What does the Rhythm & Ribs festival really tell us?
By JOE KLOPUS
The Kansas City Star
For one thing, by putting artists as diverse as rhythm and blues hitmaker Brian McKnight, blues man Joe Louis Walker and trumpet giant Arturo Sandoval on the same bill on Saturday, its saying that all the different styles that spring from blues and jazz can come together in one place at one time without a problem.
The similarities, the rhythms at the heart of the music, are stronger than any differences.
And its saying that the 18th and Vine Historic Jazz District, the heart of Kansas Citys jazz heritage, is still a great place to get together and listen to music any kind of music. You knew that, right? But some people in your vicinity still dont.
And its also saying that 18th and Vine, a place we keep talking about with the word heritage close by, isnt a relic from the past. Were writing new history there all the time. And youre a part of that history every time you come down and tap your foot to the rhythm.
Of course, the music isnt the only thing about the festival, known formally as the Rhythm & Ribs 18th and Vine Jazz and Blues Festival. Yes, the American Jazz Museum presents three stages full of music, but dont miss the food vendors, entertainment for kids, jazz education events, even jazz on film.
But the music is first and foremost, with rhythms from many walks of life. The stages are mainly filled with talent from in and around Kansas City. But the headliners are standouts:
• Brian McKnight: Hes celebrating 20 years of success as an R&B balladeer, with hits like One Last Cry, Back at One, The Love of My Life and Anytime to his credit. Whats he doing on a jazz festivals bill? Just listen to those tricky melodies he has come up with, and the lush chords behind them theyre all unthinkable without the jazz tradition. Spoken-word artist F. Stokes opens for McKnight.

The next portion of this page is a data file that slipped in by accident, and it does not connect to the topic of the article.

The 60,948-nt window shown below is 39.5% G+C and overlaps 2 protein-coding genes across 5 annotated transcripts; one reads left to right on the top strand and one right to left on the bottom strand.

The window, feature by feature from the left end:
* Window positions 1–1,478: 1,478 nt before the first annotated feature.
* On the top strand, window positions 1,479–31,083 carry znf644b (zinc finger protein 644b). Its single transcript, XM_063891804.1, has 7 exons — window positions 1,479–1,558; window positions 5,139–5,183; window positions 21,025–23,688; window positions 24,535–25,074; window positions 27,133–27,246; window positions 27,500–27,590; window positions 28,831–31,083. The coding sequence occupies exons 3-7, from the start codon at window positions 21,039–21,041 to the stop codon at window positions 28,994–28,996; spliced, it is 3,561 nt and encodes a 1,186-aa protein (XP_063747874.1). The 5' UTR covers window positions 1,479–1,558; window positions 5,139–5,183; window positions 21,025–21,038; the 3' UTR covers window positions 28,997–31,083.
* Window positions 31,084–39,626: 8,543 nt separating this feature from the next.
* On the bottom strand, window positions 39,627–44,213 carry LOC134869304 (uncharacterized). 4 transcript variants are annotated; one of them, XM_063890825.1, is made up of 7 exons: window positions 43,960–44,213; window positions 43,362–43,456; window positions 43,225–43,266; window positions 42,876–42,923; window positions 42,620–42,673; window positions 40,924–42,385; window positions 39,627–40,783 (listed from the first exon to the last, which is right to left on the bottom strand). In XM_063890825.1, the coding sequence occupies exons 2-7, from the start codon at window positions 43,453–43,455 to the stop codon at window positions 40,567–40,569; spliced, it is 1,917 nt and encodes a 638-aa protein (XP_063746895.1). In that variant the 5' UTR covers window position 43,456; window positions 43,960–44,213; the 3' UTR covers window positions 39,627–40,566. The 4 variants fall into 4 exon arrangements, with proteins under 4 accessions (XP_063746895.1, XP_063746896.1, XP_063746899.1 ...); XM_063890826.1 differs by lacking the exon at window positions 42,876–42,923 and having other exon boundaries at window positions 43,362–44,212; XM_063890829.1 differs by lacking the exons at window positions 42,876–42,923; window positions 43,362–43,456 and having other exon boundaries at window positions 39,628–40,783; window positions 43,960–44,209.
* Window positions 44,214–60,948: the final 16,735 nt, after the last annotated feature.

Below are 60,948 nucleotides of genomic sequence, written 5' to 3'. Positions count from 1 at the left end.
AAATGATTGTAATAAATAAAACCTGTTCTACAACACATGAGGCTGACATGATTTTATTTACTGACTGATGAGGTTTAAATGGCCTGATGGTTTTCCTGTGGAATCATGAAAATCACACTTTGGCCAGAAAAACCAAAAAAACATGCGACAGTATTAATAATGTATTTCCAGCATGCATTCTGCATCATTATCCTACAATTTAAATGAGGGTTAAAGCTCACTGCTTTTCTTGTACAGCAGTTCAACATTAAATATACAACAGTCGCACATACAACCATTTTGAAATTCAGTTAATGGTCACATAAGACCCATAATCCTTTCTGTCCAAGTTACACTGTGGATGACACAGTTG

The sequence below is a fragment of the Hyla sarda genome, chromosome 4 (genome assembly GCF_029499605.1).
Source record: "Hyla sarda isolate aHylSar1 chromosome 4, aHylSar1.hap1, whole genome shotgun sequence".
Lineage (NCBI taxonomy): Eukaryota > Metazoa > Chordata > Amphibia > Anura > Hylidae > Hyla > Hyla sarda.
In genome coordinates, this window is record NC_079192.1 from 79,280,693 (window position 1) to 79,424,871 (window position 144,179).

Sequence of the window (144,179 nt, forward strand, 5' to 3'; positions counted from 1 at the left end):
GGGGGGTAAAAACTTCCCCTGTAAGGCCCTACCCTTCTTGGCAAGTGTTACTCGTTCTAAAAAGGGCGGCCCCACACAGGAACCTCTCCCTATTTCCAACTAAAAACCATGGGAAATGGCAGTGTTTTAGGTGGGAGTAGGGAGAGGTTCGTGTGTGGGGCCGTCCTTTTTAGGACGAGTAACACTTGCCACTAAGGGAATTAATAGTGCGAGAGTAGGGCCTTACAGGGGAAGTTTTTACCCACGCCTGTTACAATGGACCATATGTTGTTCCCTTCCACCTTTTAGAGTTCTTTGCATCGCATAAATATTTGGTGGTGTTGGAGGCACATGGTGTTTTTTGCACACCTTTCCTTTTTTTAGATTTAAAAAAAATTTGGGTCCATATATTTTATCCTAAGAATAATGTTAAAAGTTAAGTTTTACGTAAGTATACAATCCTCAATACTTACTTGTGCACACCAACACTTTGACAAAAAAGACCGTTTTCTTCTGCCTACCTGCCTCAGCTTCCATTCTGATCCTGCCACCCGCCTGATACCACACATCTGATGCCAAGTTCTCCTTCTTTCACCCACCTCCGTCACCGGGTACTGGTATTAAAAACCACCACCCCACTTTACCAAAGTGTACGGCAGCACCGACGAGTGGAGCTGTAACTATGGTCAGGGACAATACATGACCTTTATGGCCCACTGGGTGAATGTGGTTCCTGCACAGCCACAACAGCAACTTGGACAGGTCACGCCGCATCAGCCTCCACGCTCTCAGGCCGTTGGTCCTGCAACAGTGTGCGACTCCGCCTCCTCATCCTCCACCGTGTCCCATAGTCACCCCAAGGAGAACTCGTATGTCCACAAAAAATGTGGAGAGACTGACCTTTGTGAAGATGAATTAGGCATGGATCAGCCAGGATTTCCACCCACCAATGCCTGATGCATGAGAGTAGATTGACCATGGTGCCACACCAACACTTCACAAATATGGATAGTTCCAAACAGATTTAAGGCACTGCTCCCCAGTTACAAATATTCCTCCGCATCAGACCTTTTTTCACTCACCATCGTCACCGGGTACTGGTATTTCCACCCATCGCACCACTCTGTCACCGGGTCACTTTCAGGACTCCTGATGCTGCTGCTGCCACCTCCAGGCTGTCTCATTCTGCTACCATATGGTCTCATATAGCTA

• Joe Louis Walker: San Francisco has its reputation as a center of psychedelic rock and folk, but in the heart of much of that music theres a strong blues element. Walker is a Bay Area bluesman who learned his stuff when the scene was at its peak. Now, with his ringing vocals and stinging guitar, he represents modern blues at its best the music has Mississippi grit, Chicago energy and a trace of California sun.
• Claire Daly: The big baritone saxophone and the people who play it are often overlooked. But Daly, a creative composer, bandleader and a persuasive soloist on the big horn, wont be. Her writing and playing add up to something beyond the usual jam-session fare. Shes the festivals artist in residence. (Shes also headlining at 7 p.m. Thursday at the Blue Room.)
• Arturo Sandoval: A trumpet phenomenon whose music goes from Cuban to bebop to pop to classical.
Thats a generous amount of entertainment for the ticket price. If the music at any given moment doesnt suit you, walk to one of the other stages and chances are youll find something to your liking.
Thats another thing that the inclusive Rhythm & Ribs concept tells us there are many musical pathways through jazz and the blues, and every one of them leads to a good time for all.
Saturdays Rhythm & Ribs schedule
2 p.m.: McFadden Brothers
3:15 p.m.: Claire Daly
5 p.m.: Joe Louis Walker
7:15 p.m.: F. Stokes
7:30 p.m.: Brian McKnight
9:45 p.m.: Arturo Sandoval
Noon: Tyree Johnson Quartet
1 p.m.: Everette DeVan and Chris Hazelton
2:30 p.m.: John Paul Drum Blues Band
4 p.m.: Todd Wilkinson and the Goombahles
5:30 p.m.: Linda Shell and the Blues Thang
7 p.m.: Book of Gaia
Blue Room stage
Noon: Elder Statesmen of Kansas City Jazz
1:30 p.m.: Miguel Mambo DeLeon and Carte Blanc
3 p.m.: Gerald Spaits-Charles Perkins Quartet
4:30 p.m.: Samantha Fish
6 p.m.: David Basse Orchestra
8 p.m.: Louis Neal Big Band
10:30 p.m.: Neo-Soul Lounge with Souls Poem, Lee Langston, Glenn North and others
Schedules are subject to change.
To reach Joe Klopus, call 816-234-4751 or send email to firstname.lastname@example.org.